I guarantee the people who decry Assange “outing national security agents” would have zero problem with, say, the NYT exposing Russian agents in Washington or Russian top secrets. What they are actually protesting is anyone exposing AMERICAN agents and AMERICAN secrets. They would likely applaud the NYT. And if the Russians sought to extradite the NYT journalists and publisher to stand trial in a kangaroo court for exposing their agents, these people would cry foul. So it’s not the principle that they have an issue with. They are just buying into the US narrative that anyone who exposes American secrets is an enemy and not a “true journalist”. It’s a FOX NEWS narrative. Anyone who truly values press freedom would understand that the role of the press is to expose secrets. Plenty of journalists and publishers who aren’t on good terms with Assange have come out and said exactly that over recent weeks. And, as I keep reminding people, Assange won Australia’s highest award for journalism. So the claim “he’s not a true journalist” is ridiculous. As is the claim “he’s a Russian agent”. The fact that he exposed dirt on the Clinton campaign does not make him a Russian agent. IT MAKES HIM A JOURNALIST.

QAV with Alan Kohler

Check out our interview with one of Australia’s most respected finance journalists, Alan Kohler. Alan gave us his thoughts on the economy, unemployment, internet stocks, lying CEOs, and his role with the Australian Indigenous Education Foundation. 

QAV podcast with Alan Kohler

News Corp’s unconstrained anti-Labor bias

Following on from my recent post about needing to control the media in order to have influence over the electoral process:

According to Denis Muller, Senior Research Fellow in the Centre for Advancing Journalism, University of Melbourne, via The Conversation:

An audit of metropolitan newspaper front pages by Media Watch showed a heavy anti-Labor bias by News Corp papers, and a roughly equivalent – but less strident – pro-Labor bias by the old Fairfax (now Nine) newspapers, The Sydney Morning Herald and The Age. The New Daily analysed three nights of Sky News coverage – April 30, May 1 and 2 – and found gross anti-Labor bias: 

The New DailyCC BY-ND

News Corp’s unconstrained anti-Labor bias cannot account entirely for Labor’s disastrous showing, but common sense says it accounts for some. For example, the company has a daily newspaper monopoly in Brisbane through The Courier-Mail. It was virulently anti-Labor and Labor did astonishingly badly in Queensland. Coincidence? Possibly, but unlikely.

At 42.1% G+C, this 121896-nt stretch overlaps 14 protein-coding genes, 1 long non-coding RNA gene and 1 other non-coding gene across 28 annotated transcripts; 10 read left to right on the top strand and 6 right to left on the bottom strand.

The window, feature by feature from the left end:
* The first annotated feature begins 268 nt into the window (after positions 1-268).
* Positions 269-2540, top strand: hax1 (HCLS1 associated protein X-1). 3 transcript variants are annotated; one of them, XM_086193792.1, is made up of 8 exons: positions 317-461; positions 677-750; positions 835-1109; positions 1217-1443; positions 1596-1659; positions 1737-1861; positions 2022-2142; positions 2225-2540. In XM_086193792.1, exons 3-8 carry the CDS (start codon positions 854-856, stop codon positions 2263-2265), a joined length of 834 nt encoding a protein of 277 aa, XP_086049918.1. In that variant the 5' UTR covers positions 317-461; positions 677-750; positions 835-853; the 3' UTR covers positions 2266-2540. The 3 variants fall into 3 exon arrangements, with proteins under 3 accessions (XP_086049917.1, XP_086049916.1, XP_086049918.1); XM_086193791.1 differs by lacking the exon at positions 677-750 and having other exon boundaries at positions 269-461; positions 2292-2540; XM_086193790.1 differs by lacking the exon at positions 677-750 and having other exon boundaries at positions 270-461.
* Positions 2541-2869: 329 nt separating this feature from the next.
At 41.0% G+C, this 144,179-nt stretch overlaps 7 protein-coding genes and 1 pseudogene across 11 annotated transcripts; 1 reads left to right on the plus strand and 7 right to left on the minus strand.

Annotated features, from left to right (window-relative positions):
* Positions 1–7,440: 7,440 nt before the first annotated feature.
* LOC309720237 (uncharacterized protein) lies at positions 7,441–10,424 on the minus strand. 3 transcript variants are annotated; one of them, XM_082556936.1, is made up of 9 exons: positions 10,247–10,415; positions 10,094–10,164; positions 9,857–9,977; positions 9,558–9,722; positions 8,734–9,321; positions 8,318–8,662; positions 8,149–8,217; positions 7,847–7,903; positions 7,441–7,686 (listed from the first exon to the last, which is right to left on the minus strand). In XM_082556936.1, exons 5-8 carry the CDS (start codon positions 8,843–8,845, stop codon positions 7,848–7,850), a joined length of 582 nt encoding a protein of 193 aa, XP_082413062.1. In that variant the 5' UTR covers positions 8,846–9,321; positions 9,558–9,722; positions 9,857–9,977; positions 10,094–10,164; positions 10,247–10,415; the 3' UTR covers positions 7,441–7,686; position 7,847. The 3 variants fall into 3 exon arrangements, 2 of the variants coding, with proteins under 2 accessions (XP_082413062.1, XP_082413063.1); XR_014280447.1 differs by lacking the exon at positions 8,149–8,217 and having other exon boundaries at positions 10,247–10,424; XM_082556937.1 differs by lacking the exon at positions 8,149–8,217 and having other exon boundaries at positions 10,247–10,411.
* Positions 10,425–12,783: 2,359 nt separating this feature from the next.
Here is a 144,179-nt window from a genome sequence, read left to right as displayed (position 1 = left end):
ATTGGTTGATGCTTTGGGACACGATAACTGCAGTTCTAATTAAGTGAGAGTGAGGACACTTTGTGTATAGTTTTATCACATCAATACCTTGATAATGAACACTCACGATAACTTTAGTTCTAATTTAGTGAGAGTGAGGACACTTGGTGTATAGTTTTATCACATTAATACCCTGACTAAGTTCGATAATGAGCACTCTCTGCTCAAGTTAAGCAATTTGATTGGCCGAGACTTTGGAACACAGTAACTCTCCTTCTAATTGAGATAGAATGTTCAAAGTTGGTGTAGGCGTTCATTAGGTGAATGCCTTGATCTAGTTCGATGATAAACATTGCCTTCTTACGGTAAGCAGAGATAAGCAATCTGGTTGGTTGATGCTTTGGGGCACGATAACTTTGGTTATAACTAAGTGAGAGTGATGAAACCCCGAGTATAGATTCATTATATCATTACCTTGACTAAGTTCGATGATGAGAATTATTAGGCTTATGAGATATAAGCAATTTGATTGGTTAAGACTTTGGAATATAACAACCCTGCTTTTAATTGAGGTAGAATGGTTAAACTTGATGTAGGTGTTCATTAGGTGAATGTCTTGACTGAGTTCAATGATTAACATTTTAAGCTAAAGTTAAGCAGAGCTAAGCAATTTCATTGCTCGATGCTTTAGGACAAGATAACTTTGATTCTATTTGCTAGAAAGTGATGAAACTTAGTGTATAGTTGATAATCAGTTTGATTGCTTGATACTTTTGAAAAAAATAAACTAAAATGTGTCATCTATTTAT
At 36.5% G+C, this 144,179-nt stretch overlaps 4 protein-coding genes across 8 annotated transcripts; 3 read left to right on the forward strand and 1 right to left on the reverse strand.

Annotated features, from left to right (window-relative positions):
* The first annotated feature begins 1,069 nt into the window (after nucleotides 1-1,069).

Note that neither newspaper empire showed a bias towards The Greens or Socialist Alliance. So don’t tell me Fairfax is “left-leaning”. The ALP hasn’t been left since Hawke and Keating. They are pro-corporate, just in a less virulent form. You won’t find Fairfax or the ALP arguing for the dismantling of capitalism.

The conclusion for me is that we either need more media regulation in this country – enforcing neutrality, at least in terms of political reporting and opinion – or we need to replace the old media with new media. But doing the latter has proven difficult over the last 20 years. Very few new media businesses have been able to build a sustainable business model that doesn’t rely on venture capital (which usually means putting rich white guys in control of your business) or advertising (corporate control over your revenue stream).

The only solution I can see for new media is to have user-funded models. Find blogs, podcasts, authors that you like and support them. And yes, I have a vested interest in saying that, but can you see another way forward? How do we stop the old media from determining the result of future elections?

The Original Type

The very neat, legible handwriting of Poggio Bracciolini, Renaissance hunter of ancient manuscripts, became the basis of the first types used in the printing machines in Italy. It was easier to read and faster to write than the Gothic styles which were in vogue in the 14th century. We’re starting a series about Poggio on our Renaissance Times podcast this week.

Poggio’s friend, the Florentine humanist Niccolò de’ Niccoli, developed his own style, based on Poggio’s. It was a neat, sloping, cursive, essentially a rapid version of the same script. It became very popular and early printers adopted it, too. They called it “italic”, because it was Italian. And that is what we still call it today on computers.